Reference is now made to FIG. 6 which is another embodiment comprising thermal compensator 90, which is similar to the embodiment of FIG. 3 except utilizing the coupling scheme between the gain element and fiber input end as shown in FIG. 1. In FIG. 6, as explained already in FIG. 3, fiber 58 with grating is held under tension as support member 66, already attached at end to one end of support member 60 at 68, is attached at its other end to fiber 58 at 70 and support member 60 is attached at its other end to fiber 58 at 55, these set points 55 and 70 bridging grating 54. Support member 60, however, includes a front extension 92 which supports focusing lens 22B and to which is attached a housing 94 for supporting gain element 96 in optical alignment with input end 52 of fiber 58. Housing also supports the other lens 22A of the optical input system which collimates the light output from gain element 94. In setup, support members 60 and 66 are attached at 68 and then support member is attached at end 92 at 55 to fiber 58. This is followed by mounting of lens 22B in end 92 and attachment of housing 94 with its mounted gain element 96 and lens 22A to support member end 92 at 98. Then, fiber is held under tension from its end at fiber sheath 67 and the laser cavity output is monitored at the output end of fiber 58 and the tension on fiber is changed until a desired longitudinal mode of operation is observed in the laser output after which the tension is held and is preset by final attachment of support member 66 to fiber 58 at set point 70. Thus, mode hop suppression is achieved in the operation of the fiber DBR laser source since substantial changes in optical path length of the DBR laser cavity are thermally compensated for by easing of the preset tension on fiber 58 as the operational temperature increases (or visa versa) in a manner that takes into consideration changes in optical path length of the entire resonant cavity according to the foregoing equations including ng Lg for gain element 96 and spacing length Ls as well as the fiber portion between set points 55 and 70, i.e., compensator is changing the preset tension on fiber 58 in a manner to match changes in the entire optical path length of the fiber DBR laser source to maintain a preset or desired longitudinal mode of operation so that any possibility of mode hopping with operational temperature changes is suppressed.
Although the invention has been described in conjunction with one or more preferred embodiments, it will be apparent to those skilled in the art that other alternatives, variations and modifications will be apparent in light of the foregoing description as within the spirit, context and scope of the invention. Thus, the invention described herein is intended to embrace all such alternatives, variations and modifications that may fall within the spirit and scope of the following claims.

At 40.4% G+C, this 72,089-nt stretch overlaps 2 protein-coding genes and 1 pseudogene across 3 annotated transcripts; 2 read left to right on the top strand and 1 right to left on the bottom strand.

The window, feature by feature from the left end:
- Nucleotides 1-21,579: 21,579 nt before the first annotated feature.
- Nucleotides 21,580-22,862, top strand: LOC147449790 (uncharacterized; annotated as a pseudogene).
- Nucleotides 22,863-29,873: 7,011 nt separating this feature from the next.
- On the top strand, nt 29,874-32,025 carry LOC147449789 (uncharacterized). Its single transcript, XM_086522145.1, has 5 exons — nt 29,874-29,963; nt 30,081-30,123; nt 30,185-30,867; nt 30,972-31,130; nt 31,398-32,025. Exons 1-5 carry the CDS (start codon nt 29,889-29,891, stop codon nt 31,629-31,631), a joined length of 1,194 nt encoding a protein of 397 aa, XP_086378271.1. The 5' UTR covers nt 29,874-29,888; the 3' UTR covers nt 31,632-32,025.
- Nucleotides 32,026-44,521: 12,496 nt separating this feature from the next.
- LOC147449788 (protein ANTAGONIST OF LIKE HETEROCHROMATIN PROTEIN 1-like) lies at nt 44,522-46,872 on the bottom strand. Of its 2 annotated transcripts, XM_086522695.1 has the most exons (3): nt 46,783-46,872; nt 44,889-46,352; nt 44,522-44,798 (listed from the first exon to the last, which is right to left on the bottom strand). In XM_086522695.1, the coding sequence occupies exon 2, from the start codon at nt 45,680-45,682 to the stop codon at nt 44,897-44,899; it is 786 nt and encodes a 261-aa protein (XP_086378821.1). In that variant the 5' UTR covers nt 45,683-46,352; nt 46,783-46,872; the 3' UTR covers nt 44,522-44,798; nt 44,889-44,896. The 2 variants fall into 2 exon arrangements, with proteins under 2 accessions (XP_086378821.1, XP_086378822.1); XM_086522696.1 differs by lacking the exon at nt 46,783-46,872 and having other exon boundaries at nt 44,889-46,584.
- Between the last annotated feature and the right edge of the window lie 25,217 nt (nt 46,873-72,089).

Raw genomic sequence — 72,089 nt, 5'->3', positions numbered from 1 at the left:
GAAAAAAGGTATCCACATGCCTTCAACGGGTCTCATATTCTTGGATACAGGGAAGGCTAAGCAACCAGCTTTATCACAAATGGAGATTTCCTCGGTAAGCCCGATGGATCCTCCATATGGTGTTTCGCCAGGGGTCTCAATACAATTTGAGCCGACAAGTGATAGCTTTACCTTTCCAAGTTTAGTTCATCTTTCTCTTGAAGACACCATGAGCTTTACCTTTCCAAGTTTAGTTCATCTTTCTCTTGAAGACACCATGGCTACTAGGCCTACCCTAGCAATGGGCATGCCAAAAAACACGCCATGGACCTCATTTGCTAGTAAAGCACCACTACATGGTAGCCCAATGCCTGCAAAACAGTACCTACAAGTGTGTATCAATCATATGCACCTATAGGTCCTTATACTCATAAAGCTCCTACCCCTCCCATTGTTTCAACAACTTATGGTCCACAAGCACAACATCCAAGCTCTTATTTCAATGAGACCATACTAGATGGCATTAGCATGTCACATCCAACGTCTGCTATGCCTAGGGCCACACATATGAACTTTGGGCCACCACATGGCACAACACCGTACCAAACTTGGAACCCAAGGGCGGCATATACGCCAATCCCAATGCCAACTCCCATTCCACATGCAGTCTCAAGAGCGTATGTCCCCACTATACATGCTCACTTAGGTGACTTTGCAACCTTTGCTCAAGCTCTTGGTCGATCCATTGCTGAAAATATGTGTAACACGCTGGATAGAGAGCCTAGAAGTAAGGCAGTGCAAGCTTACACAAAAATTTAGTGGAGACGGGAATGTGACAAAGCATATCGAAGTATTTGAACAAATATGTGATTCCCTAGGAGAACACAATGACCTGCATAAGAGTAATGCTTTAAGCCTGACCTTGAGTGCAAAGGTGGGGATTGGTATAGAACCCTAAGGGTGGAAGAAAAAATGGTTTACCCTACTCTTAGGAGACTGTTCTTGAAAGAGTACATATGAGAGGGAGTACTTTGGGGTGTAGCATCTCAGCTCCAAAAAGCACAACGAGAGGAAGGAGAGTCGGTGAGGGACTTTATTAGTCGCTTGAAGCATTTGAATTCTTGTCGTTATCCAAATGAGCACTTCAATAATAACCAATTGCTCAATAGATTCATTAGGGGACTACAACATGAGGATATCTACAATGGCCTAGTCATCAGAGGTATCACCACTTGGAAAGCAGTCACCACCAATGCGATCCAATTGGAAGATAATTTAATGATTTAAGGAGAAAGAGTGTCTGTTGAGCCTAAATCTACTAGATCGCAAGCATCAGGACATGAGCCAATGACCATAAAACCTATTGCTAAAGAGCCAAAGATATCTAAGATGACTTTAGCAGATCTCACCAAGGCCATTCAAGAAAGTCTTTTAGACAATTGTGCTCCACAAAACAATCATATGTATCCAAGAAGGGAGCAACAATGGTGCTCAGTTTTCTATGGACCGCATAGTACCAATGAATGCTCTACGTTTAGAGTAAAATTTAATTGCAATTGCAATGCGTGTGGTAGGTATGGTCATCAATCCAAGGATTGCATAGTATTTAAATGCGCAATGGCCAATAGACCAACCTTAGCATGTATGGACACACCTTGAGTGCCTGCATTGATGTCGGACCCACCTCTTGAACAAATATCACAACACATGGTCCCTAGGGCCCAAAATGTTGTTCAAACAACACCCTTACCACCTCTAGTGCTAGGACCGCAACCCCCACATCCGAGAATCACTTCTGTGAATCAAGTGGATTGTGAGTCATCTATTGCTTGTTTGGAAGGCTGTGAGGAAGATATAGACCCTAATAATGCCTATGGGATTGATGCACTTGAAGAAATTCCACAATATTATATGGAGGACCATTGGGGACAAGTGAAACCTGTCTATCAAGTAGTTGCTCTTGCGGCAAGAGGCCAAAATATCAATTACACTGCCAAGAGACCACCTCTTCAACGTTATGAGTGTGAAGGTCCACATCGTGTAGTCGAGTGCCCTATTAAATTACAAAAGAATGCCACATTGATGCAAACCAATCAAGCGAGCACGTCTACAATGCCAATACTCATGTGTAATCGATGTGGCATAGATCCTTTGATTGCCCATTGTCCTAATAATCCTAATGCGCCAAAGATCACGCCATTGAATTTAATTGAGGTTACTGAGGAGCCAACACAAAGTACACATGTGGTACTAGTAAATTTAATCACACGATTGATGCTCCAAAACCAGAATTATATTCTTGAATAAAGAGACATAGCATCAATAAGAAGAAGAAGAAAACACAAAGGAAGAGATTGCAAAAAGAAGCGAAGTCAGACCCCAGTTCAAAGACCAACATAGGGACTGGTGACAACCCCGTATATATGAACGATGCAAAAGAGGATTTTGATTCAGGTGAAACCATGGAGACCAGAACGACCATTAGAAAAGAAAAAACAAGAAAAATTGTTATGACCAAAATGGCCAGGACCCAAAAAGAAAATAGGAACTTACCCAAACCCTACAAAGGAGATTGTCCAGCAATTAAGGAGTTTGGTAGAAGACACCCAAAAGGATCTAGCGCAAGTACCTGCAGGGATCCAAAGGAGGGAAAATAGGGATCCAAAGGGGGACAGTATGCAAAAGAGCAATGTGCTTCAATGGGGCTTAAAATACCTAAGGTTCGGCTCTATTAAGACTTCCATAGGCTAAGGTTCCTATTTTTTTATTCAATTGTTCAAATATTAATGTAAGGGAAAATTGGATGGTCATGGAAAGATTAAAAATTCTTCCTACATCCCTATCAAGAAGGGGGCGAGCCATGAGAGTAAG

|Cited Patent||Filing date||Publication date||Applicant||Title|
|US4936646 *||23 Aug 1989||26 Jun 1990||Tektronix, Inc.||Temperature-compliant tube for fiber optic components|
|US5007705 *||26 Dec 1989||16 Apr 1991||United Technologies Corporation||Variable optical fiber Bragg filter arrangement|
|US5042898 *||26 Dec 1989||27 Aug 1991||United Technologies Corporation||Incorporated Bragg filter temperature compensated optical waveguide device|
|US5043991 *||28 Dec 1989||27 Aug 1991||General Dynamics Corp. Electronics Division||Device for compensating for thermal instabilities of laser diodes|
|US5123070 *||10 Sep 1990||16 Jun 1992||Tacan Corporation||Method of monolithic temperature-stabilization of a laser diode by evanescent coupling to a temperature stable grating|
|US5159601 *||17 Jul 1991||27 Oct 1992||General Instrument Corporation||Method for producing a tunable erbium fiber laser|
|US5317576 *||1 Feb 1993||31 May 1994||United Technologies Corporation||Continously tunable single-mode rare-earth doped pumped laser arrangement|
|US5345519 *||14 Sep 1993||6 Sep 1994||Canadian Marconi Company||Temperature-compensated fiber optic external cavity strain sensors and an intensity-based fiber optic sensor system|
|US5367589 *||22 Oct 1993||22 Nov 1994||At&T Bell Laboratories||Optical fiber package|
|US5469520 *||30 Sep 1994||21 Nov 1995||United Technologies Corporation||Compression-tuned fiber grating|
|US5644584 *||29 Mar 1996||1 Jul 1997||Sdl, Inc.||Tunable blue laser diode|
|US5717804 *||30 Apr 1996||10 Feb 1998||E-Tek Dynamics, Inc.||Integrated laser diode and fiber grating assembly|
|1||Campbell, et al, entitled "Wavelength stable uncooled fibre grating semiconductor laser for use in an all optical WDM access network", Electronics Letters, Jan. 18, 1996, vol. 32, No. 2, pp. 119-120.|
|2||*||Campbell, et al, entitled Wavelength stable uncooled fibre grating semiconductor laser for use in an all optical WDM access network , Electronics Letters, Jan. 18, 1996, vol. 32, No. 2, pp. 119 120.|
|3||Morton et al. entitled "Stable single mode hybrid laser with high power and narrow linewidth", Applied Physics, May 16, 1994, vol. 64, No. 20, pp. 2634-2636.|
|4||*||Morton et al. entitled Stable single mode hybrid laser with high power and narrow linewidth , Applied Physics, May 16, 1994, vol. 64, No. 20, pp. 2634 2636.|
|5||Olsson et al, entitled "Performance characteristics of a 1.5 microns single-frequency semiconductor laser with an external waveguide Bragg reflector", Feb., 1988, IEEE, vol. 24, No. 2, pp.143-147.|